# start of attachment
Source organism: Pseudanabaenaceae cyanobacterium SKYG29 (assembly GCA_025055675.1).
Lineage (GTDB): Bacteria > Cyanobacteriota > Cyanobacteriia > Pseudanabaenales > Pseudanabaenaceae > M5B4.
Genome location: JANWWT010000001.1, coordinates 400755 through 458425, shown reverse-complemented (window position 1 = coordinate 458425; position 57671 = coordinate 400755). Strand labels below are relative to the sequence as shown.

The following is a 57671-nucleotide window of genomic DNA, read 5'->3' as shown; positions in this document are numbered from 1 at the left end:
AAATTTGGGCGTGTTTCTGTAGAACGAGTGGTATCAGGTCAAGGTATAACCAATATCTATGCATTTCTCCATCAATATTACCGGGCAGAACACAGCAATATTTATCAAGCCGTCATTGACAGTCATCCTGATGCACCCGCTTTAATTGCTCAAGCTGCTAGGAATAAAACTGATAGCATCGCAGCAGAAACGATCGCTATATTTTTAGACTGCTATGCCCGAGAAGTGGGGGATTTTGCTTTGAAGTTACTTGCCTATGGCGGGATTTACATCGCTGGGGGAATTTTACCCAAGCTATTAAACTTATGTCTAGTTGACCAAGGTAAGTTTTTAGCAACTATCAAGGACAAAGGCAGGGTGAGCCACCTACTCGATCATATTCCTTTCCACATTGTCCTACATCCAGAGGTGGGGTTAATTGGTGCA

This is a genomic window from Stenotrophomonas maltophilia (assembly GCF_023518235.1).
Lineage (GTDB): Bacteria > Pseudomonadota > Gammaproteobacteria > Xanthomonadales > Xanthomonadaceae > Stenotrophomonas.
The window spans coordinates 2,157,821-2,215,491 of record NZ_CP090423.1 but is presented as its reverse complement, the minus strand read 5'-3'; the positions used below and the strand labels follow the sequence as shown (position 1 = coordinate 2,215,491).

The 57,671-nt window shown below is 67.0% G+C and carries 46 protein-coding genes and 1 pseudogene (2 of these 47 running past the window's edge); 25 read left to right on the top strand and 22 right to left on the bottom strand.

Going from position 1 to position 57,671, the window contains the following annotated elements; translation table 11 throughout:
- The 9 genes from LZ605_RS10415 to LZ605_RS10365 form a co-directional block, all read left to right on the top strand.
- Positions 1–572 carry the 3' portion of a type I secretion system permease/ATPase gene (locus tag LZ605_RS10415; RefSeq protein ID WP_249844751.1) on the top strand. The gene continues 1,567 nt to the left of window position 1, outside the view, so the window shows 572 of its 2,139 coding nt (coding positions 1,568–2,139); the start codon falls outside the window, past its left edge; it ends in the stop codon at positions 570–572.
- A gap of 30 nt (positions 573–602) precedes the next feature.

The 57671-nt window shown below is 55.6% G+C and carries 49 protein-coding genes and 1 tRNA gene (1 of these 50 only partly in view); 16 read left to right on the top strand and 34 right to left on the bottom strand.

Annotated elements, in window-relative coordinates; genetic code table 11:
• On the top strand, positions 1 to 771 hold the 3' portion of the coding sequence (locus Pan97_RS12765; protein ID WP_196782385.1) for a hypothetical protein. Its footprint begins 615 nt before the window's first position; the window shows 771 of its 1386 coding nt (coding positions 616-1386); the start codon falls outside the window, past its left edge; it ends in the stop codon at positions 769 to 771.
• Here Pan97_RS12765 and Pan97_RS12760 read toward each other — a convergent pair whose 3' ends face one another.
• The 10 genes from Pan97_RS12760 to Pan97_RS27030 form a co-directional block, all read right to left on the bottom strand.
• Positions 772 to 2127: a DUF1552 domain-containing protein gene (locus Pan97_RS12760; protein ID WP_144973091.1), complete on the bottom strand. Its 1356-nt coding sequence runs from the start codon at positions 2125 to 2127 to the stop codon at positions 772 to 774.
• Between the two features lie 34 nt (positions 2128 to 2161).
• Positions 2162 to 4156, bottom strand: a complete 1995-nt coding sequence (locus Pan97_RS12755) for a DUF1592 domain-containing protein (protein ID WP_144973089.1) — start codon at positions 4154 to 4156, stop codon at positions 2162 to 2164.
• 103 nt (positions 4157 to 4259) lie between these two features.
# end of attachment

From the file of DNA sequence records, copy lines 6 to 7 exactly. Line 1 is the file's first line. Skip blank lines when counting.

This is a genomic window from Stenotrophomonas maltophilia (assembly GCF_023518235.1).
Lineage (GTDB): Bacteria > Pseudomonadota > Gammaproteobacteria > Xanthomonadales > Xanthomonadaceae > Stenotrophomonas.